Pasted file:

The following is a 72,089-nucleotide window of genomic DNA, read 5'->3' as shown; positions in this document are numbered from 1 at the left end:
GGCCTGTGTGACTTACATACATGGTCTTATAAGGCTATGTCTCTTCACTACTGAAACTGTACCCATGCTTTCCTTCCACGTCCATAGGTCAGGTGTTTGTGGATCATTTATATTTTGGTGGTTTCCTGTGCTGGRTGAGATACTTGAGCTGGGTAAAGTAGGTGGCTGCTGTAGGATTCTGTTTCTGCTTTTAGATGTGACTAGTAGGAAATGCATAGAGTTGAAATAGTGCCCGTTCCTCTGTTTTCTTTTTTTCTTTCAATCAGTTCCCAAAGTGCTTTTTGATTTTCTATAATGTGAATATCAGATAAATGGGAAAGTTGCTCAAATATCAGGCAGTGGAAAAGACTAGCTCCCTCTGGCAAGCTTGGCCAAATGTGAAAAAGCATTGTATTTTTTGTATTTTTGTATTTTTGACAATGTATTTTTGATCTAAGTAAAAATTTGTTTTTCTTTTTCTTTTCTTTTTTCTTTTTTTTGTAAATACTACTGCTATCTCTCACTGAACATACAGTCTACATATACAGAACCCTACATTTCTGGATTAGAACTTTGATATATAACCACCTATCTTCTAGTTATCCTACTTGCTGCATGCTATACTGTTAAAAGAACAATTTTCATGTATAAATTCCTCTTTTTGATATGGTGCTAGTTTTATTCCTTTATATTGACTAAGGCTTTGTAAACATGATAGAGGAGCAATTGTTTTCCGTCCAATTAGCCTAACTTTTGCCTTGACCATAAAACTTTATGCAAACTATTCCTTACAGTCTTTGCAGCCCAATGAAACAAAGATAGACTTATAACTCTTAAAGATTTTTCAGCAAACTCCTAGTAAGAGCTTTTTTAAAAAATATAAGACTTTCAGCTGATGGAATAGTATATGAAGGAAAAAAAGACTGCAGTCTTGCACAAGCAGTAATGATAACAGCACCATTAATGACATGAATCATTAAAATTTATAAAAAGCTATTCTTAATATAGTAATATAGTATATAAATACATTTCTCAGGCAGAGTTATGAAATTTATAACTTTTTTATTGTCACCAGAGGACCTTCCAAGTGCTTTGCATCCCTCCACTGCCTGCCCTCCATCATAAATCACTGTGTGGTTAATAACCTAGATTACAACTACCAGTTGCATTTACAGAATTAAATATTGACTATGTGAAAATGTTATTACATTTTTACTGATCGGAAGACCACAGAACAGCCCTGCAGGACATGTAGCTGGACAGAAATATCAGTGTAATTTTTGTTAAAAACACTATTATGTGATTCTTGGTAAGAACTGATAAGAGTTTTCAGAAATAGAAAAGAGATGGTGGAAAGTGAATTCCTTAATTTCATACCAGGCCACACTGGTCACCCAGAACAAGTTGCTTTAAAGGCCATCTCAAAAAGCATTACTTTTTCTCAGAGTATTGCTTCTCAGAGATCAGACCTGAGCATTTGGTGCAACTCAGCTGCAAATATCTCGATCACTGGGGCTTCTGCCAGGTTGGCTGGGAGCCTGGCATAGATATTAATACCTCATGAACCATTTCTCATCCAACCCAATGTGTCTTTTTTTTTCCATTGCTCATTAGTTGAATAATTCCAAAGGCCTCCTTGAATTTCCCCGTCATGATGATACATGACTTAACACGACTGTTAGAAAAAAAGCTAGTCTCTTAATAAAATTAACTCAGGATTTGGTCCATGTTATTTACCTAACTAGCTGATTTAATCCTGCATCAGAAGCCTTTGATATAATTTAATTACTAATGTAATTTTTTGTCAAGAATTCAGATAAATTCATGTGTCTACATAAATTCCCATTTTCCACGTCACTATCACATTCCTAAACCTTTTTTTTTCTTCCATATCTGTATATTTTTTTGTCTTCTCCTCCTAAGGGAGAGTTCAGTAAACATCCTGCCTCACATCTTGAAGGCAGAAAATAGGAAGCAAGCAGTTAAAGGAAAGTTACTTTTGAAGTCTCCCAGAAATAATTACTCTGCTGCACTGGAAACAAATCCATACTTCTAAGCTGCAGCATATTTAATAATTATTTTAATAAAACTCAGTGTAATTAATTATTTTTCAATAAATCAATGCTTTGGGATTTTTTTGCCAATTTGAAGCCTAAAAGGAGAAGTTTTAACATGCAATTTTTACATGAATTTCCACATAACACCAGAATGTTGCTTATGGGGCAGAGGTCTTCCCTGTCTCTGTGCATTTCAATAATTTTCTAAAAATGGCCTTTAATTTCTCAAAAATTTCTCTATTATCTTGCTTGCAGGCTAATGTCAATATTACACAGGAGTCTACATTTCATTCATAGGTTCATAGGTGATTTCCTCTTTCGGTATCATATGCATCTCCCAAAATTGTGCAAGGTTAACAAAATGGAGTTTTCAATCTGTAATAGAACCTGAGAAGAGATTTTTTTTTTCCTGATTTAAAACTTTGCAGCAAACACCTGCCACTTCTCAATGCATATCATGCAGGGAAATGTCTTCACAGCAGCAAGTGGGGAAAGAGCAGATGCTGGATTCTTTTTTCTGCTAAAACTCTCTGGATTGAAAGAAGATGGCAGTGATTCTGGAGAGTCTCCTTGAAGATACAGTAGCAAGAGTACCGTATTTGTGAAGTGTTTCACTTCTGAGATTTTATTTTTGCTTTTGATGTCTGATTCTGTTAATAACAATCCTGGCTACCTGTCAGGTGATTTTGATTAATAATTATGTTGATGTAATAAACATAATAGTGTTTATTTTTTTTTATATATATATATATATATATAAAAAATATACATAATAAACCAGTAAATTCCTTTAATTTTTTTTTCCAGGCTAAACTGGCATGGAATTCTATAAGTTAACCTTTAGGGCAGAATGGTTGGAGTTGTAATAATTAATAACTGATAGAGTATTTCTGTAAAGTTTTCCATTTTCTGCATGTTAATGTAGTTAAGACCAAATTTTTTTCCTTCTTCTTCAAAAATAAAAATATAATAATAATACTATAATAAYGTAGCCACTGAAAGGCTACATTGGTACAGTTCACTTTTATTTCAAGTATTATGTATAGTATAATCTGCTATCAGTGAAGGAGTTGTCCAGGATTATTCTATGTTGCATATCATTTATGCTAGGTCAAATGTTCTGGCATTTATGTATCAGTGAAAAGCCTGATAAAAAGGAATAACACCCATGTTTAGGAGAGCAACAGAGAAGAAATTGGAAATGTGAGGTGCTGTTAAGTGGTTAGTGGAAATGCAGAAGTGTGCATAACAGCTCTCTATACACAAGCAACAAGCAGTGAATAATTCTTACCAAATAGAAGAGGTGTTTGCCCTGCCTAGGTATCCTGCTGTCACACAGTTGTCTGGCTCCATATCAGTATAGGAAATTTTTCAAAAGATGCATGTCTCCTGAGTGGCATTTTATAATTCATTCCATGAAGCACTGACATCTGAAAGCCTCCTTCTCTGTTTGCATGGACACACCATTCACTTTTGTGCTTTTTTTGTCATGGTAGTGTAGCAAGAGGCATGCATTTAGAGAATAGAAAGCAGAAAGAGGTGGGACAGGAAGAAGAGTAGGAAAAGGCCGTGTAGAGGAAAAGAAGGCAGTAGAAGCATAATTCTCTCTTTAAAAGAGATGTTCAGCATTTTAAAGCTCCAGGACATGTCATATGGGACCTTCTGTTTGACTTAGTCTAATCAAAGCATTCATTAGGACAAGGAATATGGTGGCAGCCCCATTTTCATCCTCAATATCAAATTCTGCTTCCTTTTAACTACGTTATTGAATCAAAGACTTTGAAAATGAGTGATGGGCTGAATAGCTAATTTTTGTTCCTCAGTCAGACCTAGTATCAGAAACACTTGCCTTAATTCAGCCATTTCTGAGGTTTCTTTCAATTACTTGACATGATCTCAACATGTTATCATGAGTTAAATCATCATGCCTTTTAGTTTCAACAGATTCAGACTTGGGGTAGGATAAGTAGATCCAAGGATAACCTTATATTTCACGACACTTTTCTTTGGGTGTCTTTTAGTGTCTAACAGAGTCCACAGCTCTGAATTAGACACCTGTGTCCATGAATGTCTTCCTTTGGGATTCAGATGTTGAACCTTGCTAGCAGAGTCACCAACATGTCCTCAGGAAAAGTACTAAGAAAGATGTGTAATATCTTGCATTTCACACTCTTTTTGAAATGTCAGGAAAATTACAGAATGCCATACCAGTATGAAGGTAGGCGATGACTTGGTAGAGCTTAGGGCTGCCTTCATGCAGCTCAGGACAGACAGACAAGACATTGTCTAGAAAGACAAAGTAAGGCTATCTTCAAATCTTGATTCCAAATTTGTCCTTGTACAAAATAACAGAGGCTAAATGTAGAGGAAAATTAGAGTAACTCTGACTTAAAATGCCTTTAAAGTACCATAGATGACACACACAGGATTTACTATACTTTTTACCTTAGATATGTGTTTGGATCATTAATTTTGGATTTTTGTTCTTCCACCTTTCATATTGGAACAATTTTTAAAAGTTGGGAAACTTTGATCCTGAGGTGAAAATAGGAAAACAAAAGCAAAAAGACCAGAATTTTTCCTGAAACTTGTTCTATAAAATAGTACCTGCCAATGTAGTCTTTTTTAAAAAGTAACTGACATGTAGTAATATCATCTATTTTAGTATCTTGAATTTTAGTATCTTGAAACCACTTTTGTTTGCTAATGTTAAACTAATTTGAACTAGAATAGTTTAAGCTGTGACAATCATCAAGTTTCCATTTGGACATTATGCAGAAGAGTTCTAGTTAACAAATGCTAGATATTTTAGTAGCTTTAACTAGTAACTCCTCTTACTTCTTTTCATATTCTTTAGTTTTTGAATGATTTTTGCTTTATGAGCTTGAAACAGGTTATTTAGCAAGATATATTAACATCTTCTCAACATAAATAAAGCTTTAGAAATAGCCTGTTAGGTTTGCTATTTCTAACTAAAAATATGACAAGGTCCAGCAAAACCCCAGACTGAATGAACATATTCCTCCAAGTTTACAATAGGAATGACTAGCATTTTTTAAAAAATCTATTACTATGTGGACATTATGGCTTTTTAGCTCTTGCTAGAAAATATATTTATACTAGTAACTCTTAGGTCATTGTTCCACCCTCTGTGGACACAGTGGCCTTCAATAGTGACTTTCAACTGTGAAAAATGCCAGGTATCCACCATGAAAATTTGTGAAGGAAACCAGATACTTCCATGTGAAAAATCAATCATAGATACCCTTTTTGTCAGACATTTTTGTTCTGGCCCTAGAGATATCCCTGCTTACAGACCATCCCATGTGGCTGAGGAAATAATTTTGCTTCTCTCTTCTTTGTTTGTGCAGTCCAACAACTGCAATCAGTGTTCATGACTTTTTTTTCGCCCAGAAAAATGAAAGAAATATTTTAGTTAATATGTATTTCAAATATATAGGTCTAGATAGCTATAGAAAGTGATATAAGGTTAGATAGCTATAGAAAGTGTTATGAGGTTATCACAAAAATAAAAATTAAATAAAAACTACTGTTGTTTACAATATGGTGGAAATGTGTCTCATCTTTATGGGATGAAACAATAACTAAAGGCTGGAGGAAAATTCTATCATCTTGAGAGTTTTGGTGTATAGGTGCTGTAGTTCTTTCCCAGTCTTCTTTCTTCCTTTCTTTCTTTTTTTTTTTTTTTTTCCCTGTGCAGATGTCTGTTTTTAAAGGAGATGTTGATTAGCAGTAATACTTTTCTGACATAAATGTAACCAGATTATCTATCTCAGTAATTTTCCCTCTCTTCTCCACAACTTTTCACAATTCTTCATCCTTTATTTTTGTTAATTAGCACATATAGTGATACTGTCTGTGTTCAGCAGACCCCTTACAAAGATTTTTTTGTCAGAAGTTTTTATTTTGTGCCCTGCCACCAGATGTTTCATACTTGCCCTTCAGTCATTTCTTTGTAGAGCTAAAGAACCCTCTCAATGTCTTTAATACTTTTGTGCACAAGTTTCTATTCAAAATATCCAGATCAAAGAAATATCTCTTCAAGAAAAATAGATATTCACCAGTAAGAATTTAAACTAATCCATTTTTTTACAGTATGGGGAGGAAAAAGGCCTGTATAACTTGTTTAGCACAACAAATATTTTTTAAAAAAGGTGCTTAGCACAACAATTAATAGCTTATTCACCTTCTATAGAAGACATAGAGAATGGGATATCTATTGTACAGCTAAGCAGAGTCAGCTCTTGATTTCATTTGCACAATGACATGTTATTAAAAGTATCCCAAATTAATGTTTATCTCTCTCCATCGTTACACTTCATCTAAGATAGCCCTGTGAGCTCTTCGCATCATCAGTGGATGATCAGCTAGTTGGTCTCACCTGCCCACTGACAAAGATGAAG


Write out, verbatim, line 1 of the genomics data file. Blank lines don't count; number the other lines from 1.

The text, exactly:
The following is a 72,089-nucleotide window of genomic DNA, read 5'->3' as shown; positions in this document are numbered from 1 at the left end: